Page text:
For 150 years, its fortuitous location at the confluence of the Kansas River and the Oregon Trail has made the city formerly known as Topeka a key jumping-off point to the new world of the West, just as for 150 months the company formerly known as Google has been a key jumping-off point to the new world of the web. When in 1858 a crucial bridge built across the Kansas River was destroyed by flooding mere months later, it was promptly rebuilt — and we too are accustomed to releasing 2.0 versions of software after stormy feedback on our ‘beta’ releases. And just as the town's nickname is "Top City," and the word “topeka” itself derives from a term used by the Kansa and Ioway tribes to refer to “a good place to dig for potatoes,” we’d like to think that our website is one of the web's top places to dig for information.

In the early 20th century, the former Topeka enjoyed a remarkable run of political prominence, gracing the nation with Margaret Hill McCarter, the first woman to address a national political convention (1920, Republican); Charles Curtis, the only Native American ever to serve as vice president (’29 to ‘33, under Herbert Hoover); Carrie Nation, leader of the old temperance movement (and wielder of American history’s most famous hatchet); and, most important,Alfred E. Neuman, arguably the most influential figure to an entire generation of Americans. We couldn’t be happier to add our own chapter to this storied history.

A change this dramatic won’t happen without consequences, perhaps even some disruptions. Here are a few of the thorny issues that we hope everyone in the broader Topeka communitywill bear in mind as we begin one of the most important transitions in our company’s history:
  • Correspondence to both our corporate headquarters and offices around the world should now be addressed to Topeka Inc., but otherwise can be addressed normally.
  • Google employees once known as “Googlers” should now be referred to as either “Topekers” or “Topekans,” depending on the result of a board meeting that’s ongoing at this hour. Whatever the outcome, the conclusion is clear: we aren’t in Google anymore.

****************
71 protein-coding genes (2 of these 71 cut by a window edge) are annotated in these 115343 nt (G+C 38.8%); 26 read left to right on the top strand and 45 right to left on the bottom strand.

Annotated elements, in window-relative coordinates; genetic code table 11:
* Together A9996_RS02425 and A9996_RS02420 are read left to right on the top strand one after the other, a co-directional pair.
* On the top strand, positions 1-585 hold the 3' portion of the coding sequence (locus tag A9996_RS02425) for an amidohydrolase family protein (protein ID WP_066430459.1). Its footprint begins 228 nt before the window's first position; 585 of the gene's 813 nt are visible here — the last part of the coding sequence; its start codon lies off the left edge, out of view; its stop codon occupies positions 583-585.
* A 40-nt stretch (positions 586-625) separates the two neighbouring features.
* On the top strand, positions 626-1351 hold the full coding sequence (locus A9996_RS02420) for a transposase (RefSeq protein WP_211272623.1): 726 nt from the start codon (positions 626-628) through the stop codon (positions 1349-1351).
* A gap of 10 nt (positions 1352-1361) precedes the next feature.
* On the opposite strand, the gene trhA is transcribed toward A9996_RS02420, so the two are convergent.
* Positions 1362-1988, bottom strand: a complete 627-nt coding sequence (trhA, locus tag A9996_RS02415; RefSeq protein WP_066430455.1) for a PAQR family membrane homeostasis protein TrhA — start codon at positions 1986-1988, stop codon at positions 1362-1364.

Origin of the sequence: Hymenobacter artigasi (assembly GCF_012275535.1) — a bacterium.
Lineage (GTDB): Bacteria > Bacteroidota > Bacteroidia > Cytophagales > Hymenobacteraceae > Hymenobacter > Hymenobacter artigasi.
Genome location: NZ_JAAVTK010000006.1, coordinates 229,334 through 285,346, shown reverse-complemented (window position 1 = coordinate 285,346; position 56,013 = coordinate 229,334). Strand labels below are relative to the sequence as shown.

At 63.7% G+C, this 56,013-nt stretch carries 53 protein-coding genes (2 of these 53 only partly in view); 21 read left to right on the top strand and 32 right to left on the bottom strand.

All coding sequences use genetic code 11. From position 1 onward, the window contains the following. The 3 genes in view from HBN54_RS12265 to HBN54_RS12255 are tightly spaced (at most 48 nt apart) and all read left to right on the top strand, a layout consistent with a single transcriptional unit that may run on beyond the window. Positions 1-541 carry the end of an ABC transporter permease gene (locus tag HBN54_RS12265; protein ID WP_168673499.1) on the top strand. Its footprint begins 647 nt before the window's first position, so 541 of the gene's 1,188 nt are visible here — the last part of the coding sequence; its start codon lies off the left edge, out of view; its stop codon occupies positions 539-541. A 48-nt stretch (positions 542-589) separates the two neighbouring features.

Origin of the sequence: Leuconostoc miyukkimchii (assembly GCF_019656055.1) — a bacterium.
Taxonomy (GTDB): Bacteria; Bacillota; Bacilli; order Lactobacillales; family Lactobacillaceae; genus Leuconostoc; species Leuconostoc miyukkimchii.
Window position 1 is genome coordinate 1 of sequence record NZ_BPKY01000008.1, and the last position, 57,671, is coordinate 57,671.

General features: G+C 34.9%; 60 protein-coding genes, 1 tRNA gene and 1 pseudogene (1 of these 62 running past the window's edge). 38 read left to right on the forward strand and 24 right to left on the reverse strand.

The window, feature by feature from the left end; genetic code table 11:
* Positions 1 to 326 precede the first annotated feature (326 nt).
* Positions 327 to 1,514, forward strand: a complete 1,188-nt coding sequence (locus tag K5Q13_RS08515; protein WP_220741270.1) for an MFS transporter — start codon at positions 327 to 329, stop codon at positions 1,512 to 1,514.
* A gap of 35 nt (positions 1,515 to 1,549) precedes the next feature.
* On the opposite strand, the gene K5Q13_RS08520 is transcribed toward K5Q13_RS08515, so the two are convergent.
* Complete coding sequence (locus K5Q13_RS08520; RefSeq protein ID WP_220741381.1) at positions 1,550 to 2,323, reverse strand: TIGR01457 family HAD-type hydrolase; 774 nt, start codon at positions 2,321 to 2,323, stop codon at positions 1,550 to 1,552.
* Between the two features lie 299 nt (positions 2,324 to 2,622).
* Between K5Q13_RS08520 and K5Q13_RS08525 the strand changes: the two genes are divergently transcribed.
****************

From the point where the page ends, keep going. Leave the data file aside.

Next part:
• Our new product names will take some getting used to. For instance, we’ll have to assure users of Topeka News and Topeka Maps that these services will continue to offer news and local information from across the globe. Topeka Talk, similarly, is an instant messaging product, not, say, a folksy midwestern morning show. And Project Virgle, our co-venture with Richard Branson and Virgin to launch the first permanent human colony on Mars, will henceforth be known as Project Vireka.
  • We don’t really know what to tell Oliver Google Kai’s parents, except that, if you ask us, Oliver Topeka Kai would be a charming name for their little boy.
  • As our lawyers remind us, branded product names can achieve such popularity as to risk losing their trademark status (see cellophane, zippers, trampolines, et al). So we hope all of you will do your best to remember our new name’s proper usage:
Finally, we want to be clear that this initiative is a one-shot deal that will have no bearing on which municipalities are chosen to participate in our experimental ultra-high-speed broadband project, to which Google, Kansas has been just one of many communities to apply.